White House Set to Scrap EPA Assessment of Fuel Efficiency Standards
March 15, 2017
By Alexander C. Kaufman
President Donald Trump unveiled plans on Wednesday to toss out the Environmental Protection Agency’s latest assessment of new fuel efficiency standards for the auto industry.
At an event with auto executives in a Detroit suburb, Trump announced his administration’s decision to restart a review of the cost of new fuel efficiency rules that would require vehicles to average 54.5 miles per gallon by 2025, nearly double today’s standard. The Obama administration moved to lock in the rules by issuing the EPA’s positive assessment of the costs and feasibility of the regulations more than a year early, in January.
“We are going to cancel that executive action,” Trump said. “We are going to restore the originally scheduled midterm review.”
A senior White House official had confirmed the long-expected announcement to reporters on Tuesday night.
“The auto industry rightly cried foul because we were supposed to do [the assessment] in 2018,” the official said.
In his speech, Trump said the “assault on the American auto industry, believe me, is over.” He did not mention the roughly $80 billion government bailout package the industry received after the financial crisis.
Trump’s announcement does not affect the waiver granted to California under the Clean Air Act to set fuel efficiency above the federal standard.
“When 2018 comes around, we have to work with California to figure it out,” the official said, adding that withdrawing the waiver was not under consideration “right now.”
The chief executives of General Motors Co., Ford Motor Co. and Fiat Chrysler Automobiles attended the event, along with officials from several Japanese and German automakers. Trump has put intense pressure on automakers to keep manufacturing jobs in the U.S. Reassessing a rule that has long nettled the industry is part of that push.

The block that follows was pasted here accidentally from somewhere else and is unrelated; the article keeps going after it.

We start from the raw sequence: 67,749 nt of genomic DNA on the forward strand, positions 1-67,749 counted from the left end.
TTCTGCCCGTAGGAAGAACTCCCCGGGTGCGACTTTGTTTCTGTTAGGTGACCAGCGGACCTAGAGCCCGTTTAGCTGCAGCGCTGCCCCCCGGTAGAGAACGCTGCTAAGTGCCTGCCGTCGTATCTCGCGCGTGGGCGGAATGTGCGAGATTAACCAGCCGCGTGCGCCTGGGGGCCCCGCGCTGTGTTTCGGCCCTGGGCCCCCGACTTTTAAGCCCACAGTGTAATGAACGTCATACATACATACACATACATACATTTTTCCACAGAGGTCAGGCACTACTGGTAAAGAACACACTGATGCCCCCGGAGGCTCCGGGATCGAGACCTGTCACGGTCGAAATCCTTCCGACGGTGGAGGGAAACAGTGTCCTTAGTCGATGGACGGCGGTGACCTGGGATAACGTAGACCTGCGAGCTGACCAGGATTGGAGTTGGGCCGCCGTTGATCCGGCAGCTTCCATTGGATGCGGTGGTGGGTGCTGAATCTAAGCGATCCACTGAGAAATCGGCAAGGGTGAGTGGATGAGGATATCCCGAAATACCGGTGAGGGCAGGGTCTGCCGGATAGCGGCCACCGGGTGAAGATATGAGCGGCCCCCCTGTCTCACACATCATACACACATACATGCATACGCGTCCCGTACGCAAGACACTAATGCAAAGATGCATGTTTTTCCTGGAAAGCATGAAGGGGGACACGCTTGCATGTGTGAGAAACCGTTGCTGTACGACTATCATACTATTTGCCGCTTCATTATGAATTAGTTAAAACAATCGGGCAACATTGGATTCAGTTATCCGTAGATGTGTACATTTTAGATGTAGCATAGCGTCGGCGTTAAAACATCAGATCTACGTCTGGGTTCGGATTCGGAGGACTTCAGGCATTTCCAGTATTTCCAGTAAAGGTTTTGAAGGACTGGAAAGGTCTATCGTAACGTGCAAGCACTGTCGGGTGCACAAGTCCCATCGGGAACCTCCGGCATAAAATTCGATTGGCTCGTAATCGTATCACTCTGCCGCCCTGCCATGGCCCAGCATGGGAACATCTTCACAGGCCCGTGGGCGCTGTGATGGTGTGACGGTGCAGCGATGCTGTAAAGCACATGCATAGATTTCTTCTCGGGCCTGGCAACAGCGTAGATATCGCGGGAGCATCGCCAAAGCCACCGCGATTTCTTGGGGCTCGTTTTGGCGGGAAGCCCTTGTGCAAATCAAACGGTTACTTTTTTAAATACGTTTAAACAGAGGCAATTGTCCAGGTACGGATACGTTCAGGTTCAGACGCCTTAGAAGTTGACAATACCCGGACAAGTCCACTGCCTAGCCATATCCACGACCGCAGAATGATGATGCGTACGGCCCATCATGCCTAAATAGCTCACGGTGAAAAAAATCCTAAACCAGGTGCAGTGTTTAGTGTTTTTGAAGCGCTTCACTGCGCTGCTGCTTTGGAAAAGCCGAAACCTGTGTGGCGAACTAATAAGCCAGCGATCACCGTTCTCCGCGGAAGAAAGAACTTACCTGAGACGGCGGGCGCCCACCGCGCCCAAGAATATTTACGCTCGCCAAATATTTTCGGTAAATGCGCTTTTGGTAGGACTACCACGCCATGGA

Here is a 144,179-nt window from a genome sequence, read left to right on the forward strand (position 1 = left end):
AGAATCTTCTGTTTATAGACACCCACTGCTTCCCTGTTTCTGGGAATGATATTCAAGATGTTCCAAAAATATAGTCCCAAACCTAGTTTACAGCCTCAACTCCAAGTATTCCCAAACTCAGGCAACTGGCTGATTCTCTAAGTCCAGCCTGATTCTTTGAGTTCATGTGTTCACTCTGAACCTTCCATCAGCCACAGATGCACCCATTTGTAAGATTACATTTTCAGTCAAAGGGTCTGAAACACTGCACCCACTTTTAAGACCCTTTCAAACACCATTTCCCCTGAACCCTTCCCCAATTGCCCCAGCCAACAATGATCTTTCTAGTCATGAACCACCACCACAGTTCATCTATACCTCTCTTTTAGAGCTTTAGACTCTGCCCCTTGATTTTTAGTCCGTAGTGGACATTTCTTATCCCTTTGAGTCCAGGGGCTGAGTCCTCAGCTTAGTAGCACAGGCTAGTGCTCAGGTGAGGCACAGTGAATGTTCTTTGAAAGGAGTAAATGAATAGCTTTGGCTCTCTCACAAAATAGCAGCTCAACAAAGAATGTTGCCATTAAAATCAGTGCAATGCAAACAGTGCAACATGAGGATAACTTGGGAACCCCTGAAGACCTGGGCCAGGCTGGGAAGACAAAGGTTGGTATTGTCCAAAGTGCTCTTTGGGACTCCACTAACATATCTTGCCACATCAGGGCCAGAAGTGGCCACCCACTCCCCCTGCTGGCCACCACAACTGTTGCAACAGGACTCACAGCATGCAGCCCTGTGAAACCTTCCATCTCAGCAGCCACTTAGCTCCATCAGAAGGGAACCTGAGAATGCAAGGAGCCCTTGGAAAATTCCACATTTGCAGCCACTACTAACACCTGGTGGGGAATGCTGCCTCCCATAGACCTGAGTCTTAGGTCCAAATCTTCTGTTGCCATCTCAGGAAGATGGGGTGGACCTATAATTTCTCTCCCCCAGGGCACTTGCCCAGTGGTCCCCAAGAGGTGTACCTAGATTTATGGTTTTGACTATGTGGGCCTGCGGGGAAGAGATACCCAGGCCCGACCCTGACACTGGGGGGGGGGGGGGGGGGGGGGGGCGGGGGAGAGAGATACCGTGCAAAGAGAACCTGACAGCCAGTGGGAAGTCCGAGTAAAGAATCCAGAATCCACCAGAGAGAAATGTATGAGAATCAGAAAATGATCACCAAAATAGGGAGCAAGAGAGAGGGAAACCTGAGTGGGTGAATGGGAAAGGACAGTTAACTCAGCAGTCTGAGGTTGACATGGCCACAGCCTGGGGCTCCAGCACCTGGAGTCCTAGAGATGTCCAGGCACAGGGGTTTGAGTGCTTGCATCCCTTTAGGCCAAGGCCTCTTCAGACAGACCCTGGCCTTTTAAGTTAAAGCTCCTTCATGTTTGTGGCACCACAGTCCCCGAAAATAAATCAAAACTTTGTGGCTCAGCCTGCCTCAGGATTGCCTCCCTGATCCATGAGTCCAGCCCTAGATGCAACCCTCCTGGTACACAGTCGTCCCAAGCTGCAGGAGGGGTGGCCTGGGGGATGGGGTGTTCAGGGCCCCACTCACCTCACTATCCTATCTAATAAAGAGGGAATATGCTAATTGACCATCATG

In 2012, automakers agreed to the first major overhaul of fuel efficiency standards since the 1970s ― on the condition that, by April 2018, the EPA and National Highway Traffic Safety Administration would perform a thorough review of rules and tweak them if they were too expensive or impossible to meet.
In a move to block incoming EPA Administrator Scott Pruitt, an oil industry ally who rejects the scientific consensus on manmade global warming, from undoing the rules, the EPA announced its findings ahead of schedule. Former EPA Administrator Gina McCarthy issued a final determination on Jan. 12 finding that “automakers are well positioned to meet the standards at lower costs than previously estimated.”
NHTSA, which is under the Department of Transportation, traditionally oversees fuel efficiency standards. But the Supreme Court’s 2007 decision in Massachusetts v. EPA requires the EPA to set global warming pollution standards for vehicles under the Clean Air Act.
The Trump administration plans to give NHTSA’s analysis more weight in next year’s assessment, essentially downgrading the priority given to environmental and climate concerns in the regulatory process. Unlike the EPA, the Department of Transportation ― overseen by Elaine Chao, a longtime coal industry backer and the wife of Senate Majority Leader Mitch McConnell (R-Ky.) ― does not have an explicit mission to keep toxic pollution out of the air.
The move appears to be in line with what Pruitt described as his philosophical approach to his new job: that “regulations exist to give certainty to those they regulate.”
But environmentalists fear that an assessment in 2018 will result in scrapping the new standards.
“This is no time to shift cleaner car standards into reverse,” Tiernan Sittenfeld, senior vice president for government affairs at the League of Conservation Voters, said in a statement. “These commonsense clean cars standards are already doing their job to protect consumers, protect our health and climate, and reduce our oil consumption.”
Some critics feared that relaxing standards would destroy auto industry jobs in the long term as foreign rivals increase fuel efficiency.
“We’ve seen this story before in the 1970s, when the American auto industry was building gas-guzzlers and Japanese carmakers ate them for lunch,” Howard Learner, executive director of the Chicago-based Environmental Law & Policy Center, told The Huffington Post by phone on Wednesday. “President Trump’s policy is short-sighted. American automakers will succeed if their companies move forward with technological innovation and build the cars of the future to create the jobs of the future.”